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2017/10/11 11:55:36 プライベート♪
the fields yoked beside a camel
And here is another incident which illustrates the fashion in which the French administrators in Algeria deal with those ticklish questions which involve Arab domestic relations. A farmer and his wife were travelling through the interior; he was on a donkey and she, of course, on foot. Along came an Arab sheikh on horseback and offered the woman a lift. She accepted, and presently, growing confidential, admitted that she was [Pg 76] unhappily married and detested her husband. Her companion proposing an elopement, she readily agreed. Accordingly, when they came to a by-road, this Lochinvar of the desert put spurs to his horse and galloped off with the lady across his saddle-bow, paying no heed to the shouts and protestations of the husband toiling along in the dust behind. Though he succeeded in tracing the runaway couple to the sheikh's village, the husband quickly found that plans had been made against his coming, for the villagers asserted to a man that they had known the eloping pair for years as man and wife and that the real husband was nothing but an impudent impostor.

Unable to regain his wife, he then appealed to the French authorities of the district, who were at first at somewhat of a loss how to act in the circumstances, for the Europeans in North Africa are always sitting on top of a powder barrel and a hasty or ill-considered action may result in blowing them higher than Gilderoy's kite. Finally, an inspiration came to the juge d'instruction before whom the matter had been brought. Placing the dogs of the real husband in one room, and those of the pretended husband in another, he confronted the woman with them both. Now, Arab dogs are notoriously faithful to the members of their own households and equally unfriendly toward all strangers, so that though her own dogs fawned upon her and attempted to lick her hand, those of the sheikh snarled at sight of her and showed every sign of distrust. The judge promptly ordered her to be returned to her lawful husband—who, I fancy, punished her in [Pg 77] true Arab fashion—and had the village placarded with a notice in Arabic which read: “The testimony of one dog is more to be believed than that of a townful of Arabs.” To appreciate how much more effective than any amount of fines or imprisonment this notice proved, one must remember that the deadliest insult an Arab can give another is to call him a dog.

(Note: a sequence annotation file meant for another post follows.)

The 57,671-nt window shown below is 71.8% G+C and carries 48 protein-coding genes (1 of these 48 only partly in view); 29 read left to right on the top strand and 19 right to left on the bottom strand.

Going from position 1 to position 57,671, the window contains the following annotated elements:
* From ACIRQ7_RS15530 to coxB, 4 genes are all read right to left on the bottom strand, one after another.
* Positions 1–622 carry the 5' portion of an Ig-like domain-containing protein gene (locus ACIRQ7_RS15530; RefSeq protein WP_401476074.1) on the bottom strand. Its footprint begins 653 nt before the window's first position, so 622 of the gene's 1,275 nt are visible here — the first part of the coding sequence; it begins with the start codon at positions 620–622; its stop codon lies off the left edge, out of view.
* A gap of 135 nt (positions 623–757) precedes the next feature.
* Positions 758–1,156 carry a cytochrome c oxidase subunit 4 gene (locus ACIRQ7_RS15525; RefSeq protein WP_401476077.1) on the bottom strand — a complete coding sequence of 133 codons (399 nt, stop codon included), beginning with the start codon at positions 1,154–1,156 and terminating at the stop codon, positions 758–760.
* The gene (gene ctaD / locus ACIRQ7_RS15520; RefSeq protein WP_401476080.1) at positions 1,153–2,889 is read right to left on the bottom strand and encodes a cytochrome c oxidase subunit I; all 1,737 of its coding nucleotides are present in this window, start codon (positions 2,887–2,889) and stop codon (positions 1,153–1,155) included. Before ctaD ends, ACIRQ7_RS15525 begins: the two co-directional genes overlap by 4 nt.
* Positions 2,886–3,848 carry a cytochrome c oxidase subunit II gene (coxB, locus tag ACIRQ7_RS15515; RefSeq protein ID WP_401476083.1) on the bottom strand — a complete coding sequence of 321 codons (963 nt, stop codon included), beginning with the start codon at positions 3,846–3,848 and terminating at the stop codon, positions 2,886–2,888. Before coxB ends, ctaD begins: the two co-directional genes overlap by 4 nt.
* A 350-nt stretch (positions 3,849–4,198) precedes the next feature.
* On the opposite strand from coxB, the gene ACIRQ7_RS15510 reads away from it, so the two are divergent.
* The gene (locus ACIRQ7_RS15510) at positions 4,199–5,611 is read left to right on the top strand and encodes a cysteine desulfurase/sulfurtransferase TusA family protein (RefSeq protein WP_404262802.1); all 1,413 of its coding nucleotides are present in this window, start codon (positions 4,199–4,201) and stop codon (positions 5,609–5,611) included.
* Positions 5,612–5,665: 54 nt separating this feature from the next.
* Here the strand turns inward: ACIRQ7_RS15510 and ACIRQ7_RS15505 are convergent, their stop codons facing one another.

Perhaps it is because they live so far from the contaminating influence of civilisation, or what stands for civilisation in North Africa, that the lives of those women who dwell beneath the black camel's-hair tents of the Sahara are far freer and happier than those led by their urban cousins. Which reminds me of a little procession that I once met while riding through southern Algeria. It consisted of an Arab, his wife, and a donkey. The man strode in front, his rifle over his shoulder. Then came the donkey, bearing nothing heavier than its harness. In the rear trudged the wife, carrying the plough. Though the Arab women may, and probably do, till , a donkey, or an ox, their faces are unveiled and they are permitted free intercourse with the men of their tribe.

Even among the nomad desert folk, however, women are regarded with indifference and contempt, the Arabs saying of a boy “It is a benediction,” but of a girl “It is a malediction.” With the Arabs a woman is primarily regarded as a servant, and long before a daughter of the “Great Tents” has entered her teens she has been taught how to cut and fit a burnoose, to sew a tent cover, and to make a couscous, that peculiar dish of [Pg 78] half-ground barley, raisins, honey, hard-boiled eggs, and mangled fowl, stewed with a gravy in a sealed vessel, of which the Arabs are so fond. By the time she is ten her parents have probably received and accepted an offer for her hand—and praise Allah for ridding them of her!—and by the time she is twelve she is married and a mother.
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